MumbaiIn vibrant Mumbai, you can enjoy a Bollywood movie or an Irish coffee at the Prithvi Theatre, taste the Konkani seafood, barter at the countless shops, and take a ferry to the Elephanta caves. The center of Imperial Bombay, an area known as Fort, is home to a breathtaking collection of Victorian buildings and is evocative of a thriving 19th-century English industrial city.

The heart of the Fort area is the Horniman Circle, enclosed by curved, arcaded terraces. The green and leafy garden in the center provides a welcome respite from the hustle and bustle of the city surrounding it.

Gateway of India is the main landmark of Mumbai. It was built from yellow basalt to honor the royal visit of George V and Queen Mary in 1911.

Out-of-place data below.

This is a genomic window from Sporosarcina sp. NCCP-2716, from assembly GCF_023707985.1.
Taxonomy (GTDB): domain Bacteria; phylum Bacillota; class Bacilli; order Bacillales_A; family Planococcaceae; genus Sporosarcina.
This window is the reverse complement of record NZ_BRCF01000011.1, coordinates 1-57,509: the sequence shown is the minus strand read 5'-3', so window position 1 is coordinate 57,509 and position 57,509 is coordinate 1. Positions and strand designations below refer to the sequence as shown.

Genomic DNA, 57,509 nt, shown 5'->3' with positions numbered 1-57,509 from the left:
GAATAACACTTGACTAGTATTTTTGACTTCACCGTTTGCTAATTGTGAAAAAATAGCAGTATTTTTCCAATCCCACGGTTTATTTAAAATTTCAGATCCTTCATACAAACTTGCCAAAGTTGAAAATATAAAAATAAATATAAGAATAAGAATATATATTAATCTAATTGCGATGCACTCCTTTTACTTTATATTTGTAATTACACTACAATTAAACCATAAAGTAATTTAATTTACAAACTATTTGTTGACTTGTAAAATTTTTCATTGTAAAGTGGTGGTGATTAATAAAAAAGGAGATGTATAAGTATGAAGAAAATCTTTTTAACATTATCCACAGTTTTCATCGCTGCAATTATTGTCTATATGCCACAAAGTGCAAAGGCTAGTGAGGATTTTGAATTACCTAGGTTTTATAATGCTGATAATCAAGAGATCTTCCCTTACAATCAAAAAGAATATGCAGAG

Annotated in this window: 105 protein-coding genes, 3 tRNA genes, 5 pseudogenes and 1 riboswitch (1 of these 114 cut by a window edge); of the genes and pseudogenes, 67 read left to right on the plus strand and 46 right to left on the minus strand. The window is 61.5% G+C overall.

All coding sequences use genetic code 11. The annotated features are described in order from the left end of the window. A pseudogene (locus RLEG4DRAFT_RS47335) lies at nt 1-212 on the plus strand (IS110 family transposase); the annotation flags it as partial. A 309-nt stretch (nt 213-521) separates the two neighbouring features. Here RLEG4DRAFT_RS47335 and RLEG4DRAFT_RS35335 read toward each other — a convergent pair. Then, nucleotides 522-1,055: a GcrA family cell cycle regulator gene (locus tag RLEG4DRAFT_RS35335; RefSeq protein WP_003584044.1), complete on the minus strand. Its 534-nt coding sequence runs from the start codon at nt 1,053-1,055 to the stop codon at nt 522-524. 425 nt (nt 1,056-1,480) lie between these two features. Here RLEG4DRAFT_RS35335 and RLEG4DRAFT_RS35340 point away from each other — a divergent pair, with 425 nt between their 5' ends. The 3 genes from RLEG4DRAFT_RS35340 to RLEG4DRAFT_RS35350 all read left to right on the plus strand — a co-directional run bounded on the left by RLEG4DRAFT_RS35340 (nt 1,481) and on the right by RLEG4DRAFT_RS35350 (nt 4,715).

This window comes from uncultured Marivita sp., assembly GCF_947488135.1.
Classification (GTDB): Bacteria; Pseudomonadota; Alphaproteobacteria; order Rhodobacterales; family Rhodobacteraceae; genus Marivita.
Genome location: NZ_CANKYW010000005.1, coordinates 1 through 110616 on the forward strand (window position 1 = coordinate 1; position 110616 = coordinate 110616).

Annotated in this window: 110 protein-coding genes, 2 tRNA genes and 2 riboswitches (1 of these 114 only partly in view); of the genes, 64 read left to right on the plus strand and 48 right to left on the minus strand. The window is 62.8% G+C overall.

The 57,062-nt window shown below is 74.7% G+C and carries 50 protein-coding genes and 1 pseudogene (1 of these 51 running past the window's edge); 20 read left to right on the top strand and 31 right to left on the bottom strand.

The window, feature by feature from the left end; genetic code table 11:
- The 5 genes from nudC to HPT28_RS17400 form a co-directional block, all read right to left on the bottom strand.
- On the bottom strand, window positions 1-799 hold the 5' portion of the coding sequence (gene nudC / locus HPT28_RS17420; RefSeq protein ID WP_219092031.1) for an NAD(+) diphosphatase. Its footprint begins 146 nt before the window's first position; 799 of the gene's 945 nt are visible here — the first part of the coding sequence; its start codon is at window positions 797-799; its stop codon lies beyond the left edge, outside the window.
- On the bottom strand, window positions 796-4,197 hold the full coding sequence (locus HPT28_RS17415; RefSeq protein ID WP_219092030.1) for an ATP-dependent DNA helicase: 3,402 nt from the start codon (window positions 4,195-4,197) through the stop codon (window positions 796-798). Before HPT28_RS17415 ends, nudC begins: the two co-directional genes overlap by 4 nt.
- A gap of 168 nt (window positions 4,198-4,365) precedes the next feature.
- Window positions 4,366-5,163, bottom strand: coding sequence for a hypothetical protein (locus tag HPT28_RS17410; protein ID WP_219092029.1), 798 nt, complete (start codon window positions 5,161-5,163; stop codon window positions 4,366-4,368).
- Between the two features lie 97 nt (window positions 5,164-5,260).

Victoria Terminus or the VT is another key landmark. It was designed by F.W. Stevens and follows the Italian Gothic style of architecture. The historic steam train from Mumbai to Thane departed from here in 1853.

Mahalaxmi Temple, near the Malabar Hills, is Mumbai’s oldest temple, dedicated to the Hindu Goddess of Wealth. Worshipers come to pray for good financial fortune.

Taj Mahal Hotel was built by Jamshedji Tata in 1903. Legend has it that it was commissioned by him after he was refused entry into one of the European hotels. Offering an excellent view of the Gateway, it has 582 rooms including 51 suites and is a prime example of luxury living.

Marine Drive, built in 1920 on reclaimed land, is a sweeping curve that runs along the shoreline of the Arabian Sea from Nariman Point, along Chowpatty to the foot of Malabar Hill. It is one of the most popular meeting places in Mumbai and a favorite place for couples to watch the sunset.

Chhatrapati Shivaji Maharaj Vastu Sanghalaya, formerly known as The Prince of Wales Museum, is located between the historic areas of Colaba and Fort. It was built in 1905 to commemorate the first visit of King George V to India.